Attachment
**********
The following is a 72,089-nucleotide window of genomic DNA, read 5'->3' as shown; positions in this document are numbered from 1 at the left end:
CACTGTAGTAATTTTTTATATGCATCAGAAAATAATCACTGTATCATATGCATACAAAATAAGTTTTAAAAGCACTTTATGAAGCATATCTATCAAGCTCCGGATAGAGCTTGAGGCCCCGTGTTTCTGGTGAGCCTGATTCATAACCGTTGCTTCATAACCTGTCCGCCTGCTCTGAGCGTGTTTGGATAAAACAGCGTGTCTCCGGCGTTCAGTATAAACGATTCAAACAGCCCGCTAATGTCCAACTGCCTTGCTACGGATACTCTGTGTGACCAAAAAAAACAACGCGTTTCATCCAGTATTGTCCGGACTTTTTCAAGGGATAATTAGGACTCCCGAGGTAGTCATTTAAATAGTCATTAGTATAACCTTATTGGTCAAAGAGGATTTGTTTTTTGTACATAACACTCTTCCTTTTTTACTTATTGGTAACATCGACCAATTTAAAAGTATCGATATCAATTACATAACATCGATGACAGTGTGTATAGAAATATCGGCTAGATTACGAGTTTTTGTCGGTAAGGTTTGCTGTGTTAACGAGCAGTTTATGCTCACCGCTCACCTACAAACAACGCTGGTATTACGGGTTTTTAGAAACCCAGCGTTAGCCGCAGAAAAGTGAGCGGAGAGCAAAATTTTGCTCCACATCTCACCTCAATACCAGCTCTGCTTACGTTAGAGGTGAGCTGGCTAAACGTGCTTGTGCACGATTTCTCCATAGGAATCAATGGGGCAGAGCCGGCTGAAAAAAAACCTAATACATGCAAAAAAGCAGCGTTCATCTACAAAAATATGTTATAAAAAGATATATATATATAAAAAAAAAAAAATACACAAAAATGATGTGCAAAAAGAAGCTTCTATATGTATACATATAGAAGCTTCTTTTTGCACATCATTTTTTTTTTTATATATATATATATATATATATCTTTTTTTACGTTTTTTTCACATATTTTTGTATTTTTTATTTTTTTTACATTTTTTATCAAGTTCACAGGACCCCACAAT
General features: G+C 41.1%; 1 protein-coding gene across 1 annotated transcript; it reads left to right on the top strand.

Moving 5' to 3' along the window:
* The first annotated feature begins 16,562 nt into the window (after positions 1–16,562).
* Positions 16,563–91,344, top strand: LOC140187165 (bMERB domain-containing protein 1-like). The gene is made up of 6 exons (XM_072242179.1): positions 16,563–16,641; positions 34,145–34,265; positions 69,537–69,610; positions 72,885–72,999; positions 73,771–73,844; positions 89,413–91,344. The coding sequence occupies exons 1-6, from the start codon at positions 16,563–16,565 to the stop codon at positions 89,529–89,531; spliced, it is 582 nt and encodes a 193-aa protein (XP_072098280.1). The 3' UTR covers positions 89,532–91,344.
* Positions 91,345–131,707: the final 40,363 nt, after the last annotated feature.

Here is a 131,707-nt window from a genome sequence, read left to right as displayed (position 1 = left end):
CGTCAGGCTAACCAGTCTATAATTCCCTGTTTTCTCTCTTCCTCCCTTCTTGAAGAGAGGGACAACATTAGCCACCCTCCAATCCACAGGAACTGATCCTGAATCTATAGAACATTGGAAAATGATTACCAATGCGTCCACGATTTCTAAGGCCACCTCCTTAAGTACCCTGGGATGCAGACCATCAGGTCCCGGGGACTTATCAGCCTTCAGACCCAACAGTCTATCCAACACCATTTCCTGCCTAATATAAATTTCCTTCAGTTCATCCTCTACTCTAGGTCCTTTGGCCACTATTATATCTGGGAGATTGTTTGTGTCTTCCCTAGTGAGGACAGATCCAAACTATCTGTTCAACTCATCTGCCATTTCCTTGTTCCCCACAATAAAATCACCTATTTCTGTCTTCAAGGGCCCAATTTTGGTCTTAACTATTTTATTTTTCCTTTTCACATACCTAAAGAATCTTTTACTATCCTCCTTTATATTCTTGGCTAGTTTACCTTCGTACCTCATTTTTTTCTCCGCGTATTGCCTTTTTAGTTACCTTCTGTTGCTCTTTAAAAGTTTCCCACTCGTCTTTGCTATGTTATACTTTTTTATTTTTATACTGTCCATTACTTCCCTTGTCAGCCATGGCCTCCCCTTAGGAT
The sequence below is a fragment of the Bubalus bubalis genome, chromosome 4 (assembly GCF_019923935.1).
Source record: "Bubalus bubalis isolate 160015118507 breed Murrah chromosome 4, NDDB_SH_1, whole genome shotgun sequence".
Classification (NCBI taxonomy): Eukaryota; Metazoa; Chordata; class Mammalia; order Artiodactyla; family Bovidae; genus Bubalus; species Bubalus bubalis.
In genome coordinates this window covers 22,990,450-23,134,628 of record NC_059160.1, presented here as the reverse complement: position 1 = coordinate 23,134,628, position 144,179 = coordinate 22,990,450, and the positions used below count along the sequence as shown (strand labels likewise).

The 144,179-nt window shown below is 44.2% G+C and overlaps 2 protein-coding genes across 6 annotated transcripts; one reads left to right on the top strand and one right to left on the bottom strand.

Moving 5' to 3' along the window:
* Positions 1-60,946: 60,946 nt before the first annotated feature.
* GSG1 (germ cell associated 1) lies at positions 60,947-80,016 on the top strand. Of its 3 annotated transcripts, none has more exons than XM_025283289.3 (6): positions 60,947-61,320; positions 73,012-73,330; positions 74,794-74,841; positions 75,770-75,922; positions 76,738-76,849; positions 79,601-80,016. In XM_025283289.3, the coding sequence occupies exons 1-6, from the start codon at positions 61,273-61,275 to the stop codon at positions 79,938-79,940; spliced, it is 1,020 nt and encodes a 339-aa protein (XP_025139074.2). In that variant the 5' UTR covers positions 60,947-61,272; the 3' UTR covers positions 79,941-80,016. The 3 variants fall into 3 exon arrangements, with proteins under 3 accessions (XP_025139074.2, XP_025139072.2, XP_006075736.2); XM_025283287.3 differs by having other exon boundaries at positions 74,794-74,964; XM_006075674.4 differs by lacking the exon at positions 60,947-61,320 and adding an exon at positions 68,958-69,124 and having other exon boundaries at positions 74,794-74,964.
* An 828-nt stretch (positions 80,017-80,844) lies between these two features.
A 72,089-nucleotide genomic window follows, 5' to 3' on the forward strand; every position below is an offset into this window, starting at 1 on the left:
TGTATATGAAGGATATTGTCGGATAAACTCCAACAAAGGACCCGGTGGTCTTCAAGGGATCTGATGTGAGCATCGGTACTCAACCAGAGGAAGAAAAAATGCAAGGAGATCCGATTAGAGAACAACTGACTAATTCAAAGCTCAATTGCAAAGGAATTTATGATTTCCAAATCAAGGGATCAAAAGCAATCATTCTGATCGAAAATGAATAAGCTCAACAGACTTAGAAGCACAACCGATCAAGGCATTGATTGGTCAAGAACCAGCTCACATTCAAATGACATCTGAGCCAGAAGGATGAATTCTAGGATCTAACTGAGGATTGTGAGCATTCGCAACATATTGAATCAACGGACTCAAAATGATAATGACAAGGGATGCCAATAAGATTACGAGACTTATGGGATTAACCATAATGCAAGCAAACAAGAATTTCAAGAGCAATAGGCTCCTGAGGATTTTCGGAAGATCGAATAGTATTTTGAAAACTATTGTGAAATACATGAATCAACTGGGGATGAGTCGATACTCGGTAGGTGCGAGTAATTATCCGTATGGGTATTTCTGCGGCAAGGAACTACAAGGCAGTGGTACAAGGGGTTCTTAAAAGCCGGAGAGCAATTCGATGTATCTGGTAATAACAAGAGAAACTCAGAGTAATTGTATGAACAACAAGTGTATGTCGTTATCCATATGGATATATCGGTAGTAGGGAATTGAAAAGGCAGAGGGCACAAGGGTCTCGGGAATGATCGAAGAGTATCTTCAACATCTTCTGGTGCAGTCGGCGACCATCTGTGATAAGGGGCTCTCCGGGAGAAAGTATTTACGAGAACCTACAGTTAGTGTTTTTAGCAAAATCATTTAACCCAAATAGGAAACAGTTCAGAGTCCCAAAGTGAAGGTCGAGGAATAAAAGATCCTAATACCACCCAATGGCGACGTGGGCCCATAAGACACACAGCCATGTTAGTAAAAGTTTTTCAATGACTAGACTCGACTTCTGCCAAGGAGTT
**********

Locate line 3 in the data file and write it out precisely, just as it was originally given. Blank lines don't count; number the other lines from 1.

General features: G+C 41.1%; 1 protein-coding gene across 1 annotated transcript; it reads left to right on the top strand.